- The University is represented on the Board of Climate Ready Clyde, a collaboration between a range of organisations in the River Clyde catchment including Local Authorities, NHS, universities and Scottish Government.
With support from Scottish Funding Council, in 2018 we completed the installation of a combined heating and power district energy scheme. This 2km district energy network in the city centre allows Strathclyde to generate up to 50% of its electricity on campus and use the resultant heat produced to heat campus buildings.
The network will help the University transition away from gas as an energy source to more sustainable energy and we are working with the city to develop a city scheme using heat pumps in the River Clyde. More on this work can be found in our Climate Neutral Districts Vision.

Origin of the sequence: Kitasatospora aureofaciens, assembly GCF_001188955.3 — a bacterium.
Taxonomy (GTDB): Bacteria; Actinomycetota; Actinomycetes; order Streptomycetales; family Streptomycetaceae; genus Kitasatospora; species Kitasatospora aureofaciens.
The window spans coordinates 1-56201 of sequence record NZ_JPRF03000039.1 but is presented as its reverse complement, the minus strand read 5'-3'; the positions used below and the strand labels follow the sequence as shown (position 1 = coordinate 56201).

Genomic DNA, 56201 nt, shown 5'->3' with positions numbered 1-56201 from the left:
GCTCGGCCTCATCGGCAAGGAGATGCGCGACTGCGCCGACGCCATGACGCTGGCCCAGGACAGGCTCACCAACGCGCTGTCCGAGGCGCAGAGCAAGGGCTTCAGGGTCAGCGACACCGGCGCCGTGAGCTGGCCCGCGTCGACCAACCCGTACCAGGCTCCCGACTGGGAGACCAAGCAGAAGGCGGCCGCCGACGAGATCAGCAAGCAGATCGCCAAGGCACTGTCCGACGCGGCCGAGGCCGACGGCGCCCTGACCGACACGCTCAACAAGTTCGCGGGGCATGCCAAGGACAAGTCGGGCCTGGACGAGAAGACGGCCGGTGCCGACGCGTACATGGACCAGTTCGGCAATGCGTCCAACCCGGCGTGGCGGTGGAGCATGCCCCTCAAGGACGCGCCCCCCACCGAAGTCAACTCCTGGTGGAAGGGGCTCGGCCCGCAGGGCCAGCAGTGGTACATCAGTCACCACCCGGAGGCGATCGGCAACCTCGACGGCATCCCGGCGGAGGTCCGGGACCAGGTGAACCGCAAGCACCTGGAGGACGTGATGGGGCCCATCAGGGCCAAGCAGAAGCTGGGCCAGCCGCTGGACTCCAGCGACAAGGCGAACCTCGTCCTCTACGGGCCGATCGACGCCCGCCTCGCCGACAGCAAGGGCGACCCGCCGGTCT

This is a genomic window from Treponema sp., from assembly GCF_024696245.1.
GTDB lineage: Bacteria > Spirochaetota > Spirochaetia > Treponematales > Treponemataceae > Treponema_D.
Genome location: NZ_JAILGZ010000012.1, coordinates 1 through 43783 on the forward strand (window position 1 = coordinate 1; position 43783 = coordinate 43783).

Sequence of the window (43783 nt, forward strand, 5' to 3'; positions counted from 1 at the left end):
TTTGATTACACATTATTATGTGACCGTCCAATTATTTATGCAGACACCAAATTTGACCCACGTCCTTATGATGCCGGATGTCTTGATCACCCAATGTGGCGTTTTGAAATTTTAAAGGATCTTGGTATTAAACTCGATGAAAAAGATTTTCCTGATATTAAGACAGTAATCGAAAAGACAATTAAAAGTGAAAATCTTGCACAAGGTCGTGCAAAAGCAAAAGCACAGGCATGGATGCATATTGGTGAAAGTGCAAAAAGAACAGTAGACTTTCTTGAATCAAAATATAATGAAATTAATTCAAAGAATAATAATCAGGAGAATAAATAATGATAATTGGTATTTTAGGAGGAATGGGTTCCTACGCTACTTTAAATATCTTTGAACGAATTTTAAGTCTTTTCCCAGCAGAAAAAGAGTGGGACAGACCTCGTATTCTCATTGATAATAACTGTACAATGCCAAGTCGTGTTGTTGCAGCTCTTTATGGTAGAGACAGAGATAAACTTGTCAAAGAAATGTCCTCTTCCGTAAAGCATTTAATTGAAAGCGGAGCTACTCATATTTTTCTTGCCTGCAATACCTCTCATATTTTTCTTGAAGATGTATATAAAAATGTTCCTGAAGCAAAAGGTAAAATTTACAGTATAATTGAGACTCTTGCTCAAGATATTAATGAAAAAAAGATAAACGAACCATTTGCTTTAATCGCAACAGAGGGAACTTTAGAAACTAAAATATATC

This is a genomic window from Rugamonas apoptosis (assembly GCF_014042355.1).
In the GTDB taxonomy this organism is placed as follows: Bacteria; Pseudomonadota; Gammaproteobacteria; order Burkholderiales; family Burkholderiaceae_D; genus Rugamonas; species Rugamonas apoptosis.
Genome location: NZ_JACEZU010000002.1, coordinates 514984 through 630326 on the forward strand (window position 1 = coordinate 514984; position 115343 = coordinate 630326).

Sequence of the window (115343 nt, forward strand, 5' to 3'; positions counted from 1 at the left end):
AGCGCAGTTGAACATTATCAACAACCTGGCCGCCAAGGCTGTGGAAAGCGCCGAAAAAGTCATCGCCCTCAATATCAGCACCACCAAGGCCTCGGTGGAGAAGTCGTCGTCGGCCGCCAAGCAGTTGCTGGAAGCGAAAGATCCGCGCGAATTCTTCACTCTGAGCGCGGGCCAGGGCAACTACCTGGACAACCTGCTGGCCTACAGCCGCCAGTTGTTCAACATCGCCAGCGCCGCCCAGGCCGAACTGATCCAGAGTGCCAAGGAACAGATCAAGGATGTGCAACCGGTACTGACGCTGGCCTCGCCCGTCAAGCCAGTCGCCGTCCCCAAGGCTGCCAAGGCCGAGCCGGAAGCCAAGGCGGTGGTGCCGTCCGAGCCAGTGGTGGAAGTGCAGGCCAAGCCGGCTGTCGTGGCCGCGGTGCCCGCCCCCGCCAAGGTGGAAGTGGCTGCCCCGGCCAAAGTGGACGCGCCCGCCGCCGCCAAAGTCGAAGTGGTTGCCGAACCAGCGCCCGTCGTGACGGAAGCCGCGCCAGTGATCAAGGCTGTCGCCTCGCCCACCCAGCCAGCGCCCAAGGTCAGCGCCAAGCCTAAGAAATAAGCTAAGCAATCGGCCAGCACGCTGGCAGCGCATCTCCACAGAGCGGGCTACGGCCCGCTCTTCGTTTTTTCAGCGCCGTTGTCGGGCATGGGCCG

Waste resource management
The University continues to make good progress on recycling waste, increasing waste recovered and mixed recycling from 51% in 2018/19 to 67% in 2019/20.
The Reuse, Recycling and Resource Centre at Corn Street, close to the University continues to be a valuable asset in terms of reuse, waste and material management. Our plans are to further enhance the facility to enable bulk recycling to add to the furniture reuse.
The University has successfully removed single use plastics from all ‘Nourish’ catering outlets. Vegware and compostable catering supplies have been introduced in 2018/19 and have now replaced non-compostable items.